I'd like to take this opportunity to talk to you about something of importance to you - our financial needs here at Cable.
You know, this past year has been especially difficult and draining financially here at Cable. And I think at this time you might want to consider some of our past successes and whether or not you'd like to help keep us on the wire with your continued support.
Well, I'd be the first to admit it hasn't all been roses in the last couple of years; what with massive increases to your monthly Cable bills, rude and indifferent service that ranges from poor to non- existent and mindless "lowest common denominator" programming that insults your intelligence.
I'd like to encourage you to look on the bright side and think about some of the victories you and I have had the privelege to share. For example: I'm sure that in times past you have shared Cable's concern about the possibility of a rampant proliferation of alternate points of view being heard over the public airwaves. And by that I don't mean an honest, well-reasoned difference of opinion between the president and the news anchor of an important network, or the fascinating insights of the rich and famous as they speak out on various high- profile issues. No. I'm talking about the ill-considered and often dangerous views of average people; masses of functional illiterates, their minds numbed by glossy news tabloids, their senses shocked into inertia by a lifetime of televised violence.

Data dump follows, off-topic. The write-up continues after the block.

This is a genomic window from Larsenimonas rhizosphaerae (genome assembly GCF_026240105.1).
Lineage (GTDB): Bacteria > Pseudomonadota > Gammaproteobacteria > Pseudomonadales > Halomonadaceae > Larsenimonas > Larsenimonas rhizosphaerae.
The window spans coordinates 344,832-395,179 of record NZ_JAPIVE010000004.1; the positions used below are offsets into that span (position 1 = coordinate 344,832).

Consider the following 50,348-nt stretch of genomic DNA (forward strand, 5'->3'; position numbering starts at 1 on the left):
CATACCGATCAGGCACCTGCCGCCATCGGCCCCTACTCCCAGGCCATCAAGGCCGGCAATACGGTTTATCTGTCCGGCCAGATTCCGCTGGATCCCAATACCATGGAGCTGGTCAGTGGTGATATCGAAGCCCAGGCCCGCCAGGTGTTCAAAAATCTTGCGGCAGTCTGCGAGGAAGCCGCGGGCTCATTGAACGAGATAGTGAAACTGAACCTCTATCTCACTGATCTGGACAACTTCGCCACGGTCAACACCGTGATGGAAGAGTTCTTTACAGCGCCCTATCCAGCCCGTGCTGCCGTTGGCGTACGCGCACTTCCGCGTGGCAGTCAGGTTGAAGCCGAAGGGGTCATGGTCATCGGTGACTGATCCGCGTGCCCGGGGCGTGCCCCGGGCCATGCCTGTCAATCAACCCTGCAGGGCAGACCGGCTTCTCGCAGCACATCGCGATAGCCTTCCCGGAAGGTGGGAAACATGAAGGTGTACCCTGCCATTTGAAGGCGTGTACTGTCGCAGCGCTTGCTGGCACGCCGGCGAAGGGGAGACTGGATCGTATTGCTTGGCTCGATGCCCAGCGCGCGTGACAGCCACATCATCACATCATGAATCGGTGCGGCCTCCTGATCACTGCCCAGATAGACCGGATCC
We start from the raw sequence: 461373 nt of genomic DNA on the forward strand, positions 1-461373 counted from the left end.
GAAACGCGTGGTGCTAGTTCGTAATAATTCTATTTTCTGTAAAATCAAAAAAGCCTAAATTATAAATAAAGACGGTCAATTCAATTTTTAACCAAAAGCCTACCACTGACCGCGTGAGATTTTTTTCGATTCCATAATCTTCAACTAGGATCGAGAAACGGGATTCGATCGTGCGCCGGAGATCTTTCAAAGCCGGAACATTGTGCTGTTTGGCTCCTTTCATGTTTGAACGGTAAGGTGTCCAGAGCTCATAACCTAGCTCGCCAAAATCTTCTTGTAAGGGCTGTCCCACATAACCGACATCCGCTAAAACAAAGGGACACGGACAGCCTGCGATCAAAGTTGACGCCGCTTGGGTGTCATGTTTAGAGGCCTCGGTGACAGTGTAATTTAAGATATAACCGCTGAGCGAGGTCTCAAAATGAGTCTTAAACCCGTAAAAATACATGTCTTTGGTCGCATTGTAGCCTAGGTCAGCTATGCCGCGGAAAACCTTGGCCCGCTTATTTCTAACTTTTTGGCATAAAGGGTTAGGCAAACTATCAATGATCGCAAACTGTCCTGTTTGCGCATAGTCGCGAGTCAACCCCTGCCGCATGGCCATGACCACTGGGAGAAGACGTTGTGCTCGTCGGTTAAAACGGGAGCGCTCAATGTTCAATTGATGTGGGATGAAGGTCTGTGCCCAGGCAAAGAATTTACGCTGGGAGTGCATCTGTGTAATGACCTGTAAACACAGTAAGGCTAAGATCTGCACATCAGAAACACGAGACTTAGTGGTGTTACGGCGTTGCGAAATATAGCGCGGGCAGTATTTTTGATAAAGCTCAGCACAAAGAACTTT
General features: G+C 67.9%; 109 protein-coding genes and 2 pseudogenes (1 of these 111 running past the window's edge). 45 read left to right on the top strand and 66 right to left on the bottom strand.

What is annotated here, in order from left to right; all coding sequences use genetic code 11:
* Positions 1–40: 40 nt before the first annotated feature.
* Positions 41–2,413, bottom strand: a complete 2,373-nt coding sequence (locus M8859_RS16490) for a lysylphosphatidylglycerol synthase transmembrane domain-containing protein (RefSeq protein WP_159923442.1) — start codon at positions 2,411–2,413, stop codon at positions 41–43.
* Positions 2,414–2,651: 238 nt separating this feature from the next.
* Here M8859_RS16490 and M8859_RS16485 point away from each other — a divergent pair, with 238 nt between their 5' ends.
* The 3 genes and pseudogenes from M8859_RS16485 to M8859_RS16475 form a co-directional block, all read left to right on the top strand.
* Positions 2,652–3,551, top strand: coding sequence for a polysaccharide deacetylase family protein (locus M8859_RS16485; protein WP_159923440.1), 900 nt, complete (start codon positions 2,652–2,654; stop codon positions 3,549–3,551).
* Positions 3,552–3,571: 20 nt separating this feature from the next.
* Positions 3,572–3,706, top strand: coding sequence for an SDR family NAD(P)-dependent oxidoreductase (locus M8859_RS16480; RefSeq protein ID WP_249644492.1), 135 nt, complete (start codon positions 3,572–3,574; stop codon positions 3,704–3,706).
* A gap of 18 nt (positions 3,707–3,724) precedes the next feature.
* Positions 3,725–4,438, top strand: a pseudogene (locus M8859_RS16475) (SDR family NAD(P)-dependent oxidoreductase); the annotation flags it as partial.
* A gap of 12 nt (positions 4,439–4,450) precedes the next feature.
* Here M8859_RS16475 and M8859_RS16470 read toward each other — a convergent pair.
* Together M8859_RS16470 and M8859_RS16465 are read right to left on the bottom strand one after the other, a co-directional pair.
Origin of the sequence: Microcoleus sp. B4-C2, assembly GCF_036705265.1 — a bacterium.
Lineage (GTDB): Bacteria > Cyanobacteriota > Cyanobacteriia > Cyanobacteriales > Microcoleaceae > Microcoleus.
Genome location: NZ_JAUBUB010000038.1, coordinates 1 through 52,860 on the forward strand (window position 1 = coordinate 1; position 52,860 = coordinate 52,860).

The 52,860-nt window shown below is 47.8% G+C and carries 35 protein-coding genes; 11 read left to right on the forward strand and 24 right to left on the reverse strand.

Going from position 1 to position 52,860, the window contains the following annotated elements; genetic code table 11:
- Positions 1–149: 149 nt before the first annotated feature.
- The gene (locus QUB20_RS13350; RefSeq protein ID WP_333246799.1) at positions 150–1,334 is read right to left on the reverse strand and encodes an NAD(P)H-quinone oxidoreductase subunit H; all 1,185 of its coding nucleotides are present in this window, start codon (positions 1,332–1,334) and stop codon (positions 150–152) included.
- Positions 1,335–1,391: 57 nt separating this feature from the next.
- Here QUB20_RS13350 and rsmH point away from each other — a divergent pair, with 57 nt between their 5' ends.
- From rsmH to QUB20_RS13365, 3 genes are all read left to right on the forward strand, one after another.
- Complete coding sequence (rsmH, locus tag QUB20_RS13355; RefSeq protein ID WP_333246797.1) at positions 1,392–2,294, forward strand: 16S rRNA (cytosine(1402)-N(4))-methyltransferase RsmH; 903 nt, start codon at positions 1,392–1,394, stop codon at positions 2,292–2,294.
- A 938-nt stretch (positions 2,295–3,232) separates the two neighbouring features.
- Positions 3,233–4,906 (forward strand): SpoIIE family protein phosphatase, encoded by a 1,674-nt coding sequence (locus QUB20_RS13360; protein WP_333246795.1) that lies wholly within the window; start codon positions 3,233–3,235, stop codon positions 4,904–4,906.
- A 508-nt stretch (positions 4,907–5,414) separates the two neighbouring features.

Under the terms of an archaic law called "The Fairness Doctrine" such individuals have the right of editorial reply to any news story or commentary broadcast on the public airwaves which was, in their opinion, inaccurate, unfair or to which they had an opposing view.
With your help as a Cable subscriber, we killed The Fairness Doctrine. This underscores our philosophy here at Cable: that if no one is willing to pay you to have a point of view, your opinion has no value.
The elimination of this regressive statute by a forward looking, cable- friendly Federal Communications Commission in a de-regulatory mode, has enabled broadcasters and Cable to ensure that the opinions your family hears will always be the best that money can buy.
And then there's C-SPAN, the Cable-Satellite Public Affairs Network. In C-SPAN we have created a most effective means of communicating the cable philosophy to the general public. This marriage of public affairs and corporate self-interest has served and will serve to make government and Cable television virtually synonymous in the minds of many of our viewers and their children: the future of our country.
This implies a great social responsibility and Cable has embraced this challange enthusiastically. Not since the heady days of early commercial televsion has a sponsor's product been so intimately meshed with the program content. Whether a president's inaugural address or a hard-hitting look at Cable's First Ammendant rights, live coverage of the opening of the hundred and first congress, or a celebration of National Cable Month; C-SPAN's programming flows into your life with a symphony of corporate values.